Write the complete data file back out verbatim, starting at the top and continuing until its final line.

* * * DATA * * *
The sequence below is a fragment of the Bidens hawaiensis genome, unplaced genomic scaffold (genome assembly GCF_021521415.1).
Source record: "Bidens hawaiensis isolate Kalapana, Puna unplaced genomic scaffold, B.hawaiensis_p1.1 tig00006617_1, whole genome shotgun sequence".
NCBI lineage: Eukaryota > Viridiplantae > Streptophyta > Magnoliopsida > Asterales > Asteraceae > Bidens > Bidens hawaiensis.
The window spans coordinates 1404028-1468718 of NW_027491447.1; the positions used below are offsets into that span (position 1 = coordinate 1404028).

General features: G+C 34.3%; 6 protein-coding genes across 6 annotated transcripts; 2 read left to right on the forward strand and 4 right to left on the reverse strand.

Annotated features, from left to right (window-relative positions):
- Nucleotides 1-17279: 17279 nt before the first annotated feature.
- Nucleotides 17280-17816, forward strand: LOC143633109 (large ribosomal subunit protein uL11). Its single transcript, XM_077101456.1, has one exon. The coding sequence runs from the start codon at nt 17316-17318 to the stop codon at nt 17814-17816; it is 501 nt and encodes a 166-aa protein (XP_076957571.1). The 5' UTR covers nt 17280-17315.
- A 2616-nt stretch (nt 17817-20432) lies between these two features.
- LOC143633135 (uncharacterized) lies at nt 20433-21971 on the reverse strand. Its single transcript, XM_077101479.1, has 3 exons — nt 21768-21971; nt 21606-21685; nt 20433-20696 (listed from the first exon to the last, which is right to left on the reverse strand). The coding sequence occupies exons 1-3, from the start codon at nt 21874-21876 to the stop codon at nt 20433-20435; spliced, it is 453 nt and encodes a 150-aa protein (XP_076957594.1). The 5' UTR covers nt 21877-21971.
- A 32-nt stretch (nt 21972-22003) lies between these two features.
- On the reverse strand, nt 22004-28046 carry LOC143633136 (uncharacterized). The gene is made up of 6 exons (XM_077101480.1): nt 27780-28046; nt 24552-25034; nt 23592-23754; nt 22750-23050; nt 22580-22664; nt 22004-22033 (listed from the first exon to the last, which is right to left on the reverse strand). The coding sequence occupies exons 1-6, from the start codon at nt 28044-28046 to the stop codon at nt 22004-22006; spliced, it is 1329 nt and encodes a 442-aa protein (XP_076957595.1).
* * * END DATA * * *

The sequence below is a fragment of the Bidens hawaiensis genome, unplaced genomic scaffold (genome assembly GCF_021521415.1).
Source record: "Bidens hawaiensis isolate Kalapana, Puna unplaced genomic scaffold, B.hawaiensis_p1.1 tig00006617_1, whole genome shotgun sequence".
NCBI lineage: Eukaryota > Viridiplantae > Streptophyta > Magnoliopsida > Asterales > Asteraceae > Bidens > Bidens hawaiensis.
The window spans coordinates 1404028-1468718 of NW_027491447.1; the positions used below are offsets into that span (position 1 = coordinate 1404028).

General features: G+C 34.3%; 6 protein-coding genes across 6 annotated transcripts; 2 read left to right on the forward strand and 4 right to left on the reverse strand.

Annotated features, from left to right (window-relative positions):
- Nucleotides 1-17279: 17279 nt before the first annotated feature.
- Nucleotides 17280-17816, forward strand: LOC143633109 (large ribosomal subunit protein uL11). Its single transcript, XM_077101456.1, has one exon. The coding sequence runs from the start codon at nt 17316-17318 to the stop codon at nt 17814-17816; it is 501 nt and encodes a 166-aa protein (XP_076957571.1). The 5' UTR covers nt 17280-17315.
- A 2616-nt stretch (nt 17817-20432) lies between these two features.
- LOC143633135 (uncharacterized) lies at nt 20433-21971 on the reverse strand. Its single transcript, XM_077101479.1, has 3 exons — nt 21768-21971; nt 21606-21685; nt 20433-20696 (listed from the first exon to the last, which is right to left on the reverse strand). The coding sequence occupies exons 1-3, from the start codon at nt 21874-21876 to the stop codon at nt 20433-20435; spliced, it is 453 nt and encodes a 150-aa protein (XP_076957594.1). The 5' UTR covers nt 21877-21971.
- A 32-nt stretch (nt 21972-22003) lies between these two features.
- On the reverse strand, nt 22004-28046 carry LOC143633136 (uncharacterized). The gene is made up of 6 exons (XM_077101480.1): nt 27780-28046; nt 24552-25034; nt 23592-23754; nt 22750-23050; nt 22580-22664; nt 22004-22033 (listed from the first exon to the last, which is right to left on the reverse strand). The coding sequence occupies exons 1-6, from the start codon at nt 28044-28046 to the stop codon at nt 22004-22006; spliced, it is 1329 nt and encodes a 442-aa protein (XP_076957595.1).